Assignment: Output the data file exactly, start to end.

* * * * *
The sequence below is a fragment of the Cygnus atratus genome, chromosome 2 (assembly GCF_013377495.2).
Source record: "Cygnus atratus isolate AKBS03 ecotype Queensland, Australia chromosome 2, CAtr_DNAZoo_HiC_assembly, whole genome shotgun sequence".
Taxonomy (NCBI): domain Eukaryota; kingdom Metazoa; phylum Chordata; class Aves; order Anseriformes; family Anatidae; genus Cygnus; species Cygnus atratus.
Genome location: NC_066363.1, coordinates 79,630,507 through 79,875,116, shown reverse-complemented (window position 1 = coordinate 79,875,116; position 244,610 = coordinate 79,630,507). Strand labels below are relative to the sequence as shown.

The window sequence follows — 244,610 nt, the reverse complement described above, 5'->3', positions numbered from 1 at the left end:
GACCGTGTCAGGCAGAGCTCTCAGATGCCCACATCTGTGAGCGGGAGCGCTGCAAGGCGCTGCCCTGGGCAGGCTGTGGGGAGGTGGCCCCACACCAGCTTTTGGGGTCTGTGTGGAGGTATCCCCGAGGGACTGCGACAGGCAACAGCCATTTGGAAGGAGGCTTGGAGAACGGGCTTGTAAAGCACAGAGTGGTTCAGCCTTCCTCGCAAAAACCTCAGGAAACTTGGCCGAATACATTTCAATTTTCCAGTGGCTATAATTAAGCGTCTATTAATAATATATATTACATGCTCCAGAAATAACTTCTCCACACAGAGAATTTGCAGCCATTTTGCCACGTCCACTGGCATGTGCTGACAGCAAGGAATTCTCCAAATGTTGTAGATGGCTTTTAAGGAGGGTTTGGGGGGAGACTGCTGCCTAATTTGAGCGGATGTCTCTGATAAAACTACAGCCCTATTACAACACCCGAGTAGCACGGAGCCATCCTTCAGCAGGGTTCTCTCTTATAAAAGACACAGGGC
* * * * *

The sequence below is a fragment of the Cygnus atratus genome, chromosome 2 (assembly GCF_013377495.2).
Source record: "Cygnus atratus isolate AKBS03 ecotype Queensland, Australia chromosome 2, CAtr_DNAZoo_HiC_assembly, whole genome shotgun sequence".
Taxonomy (NCBI): domain Eukaryota; kingdom Metazoa; phylum Chordata; class Aves; order Anseriformes; family Anatidae; genus Cygnus; species Cygnus atratus.
Genome location: NC_066363.1, coordinates 79,630,507 through 79,875,116, shown reverse-complemented (window position 1 = coordinate 79,875,116; position 244,610 = coordinate 79,630,507). Strand labels below are relative to the sequence as shown.

The window sequence follows — 244,610 nt, the reverse complement described above, 5'->3', positions numbered from 1 at the left end:
GACCGTGTCAGGCAGAGCTCTCAGATGCCCACATCTGTGAGCGGGAGCGCTGCAAGGCGCTGCCCTGGGCAGGCTGTGGGGAGGTGGCCCCACACCAGCTTTTGGGGTCTGTGTGGAGGTATCCCCGAGGGACTGCGACAGGCAACAGCCATTTGGAAGGAGGCTTGGAGAACGGGCTTGTAAAGCACAGAGTGGTTCAGCCTTCCTCGCAAAAACCTCAGGAAACTTGGCCGAATACATTTCAATTTTCCAGTGGCTATAATTAAGCGTCTATTAATAATATATATTACATGCTCCAGAAATAACTTCTCCACACAGAGAATTTGCAGCCATTTTGCCACGTCCACTGGCATGTGCTGACAGCAAGGAATTCTCCAAATGTTGTAGATGGCTTTTAAGGAGGGTTTGGGGGGAGACTGCTGCCTAATTTGAGCGGATGTCTCTGATAAAACTACAGCCCTATTACAACACCCGAGTAGCACGGAGCCATCCTTCAGCAGGGTTCTCTCTTATAAAAGACACAGGGC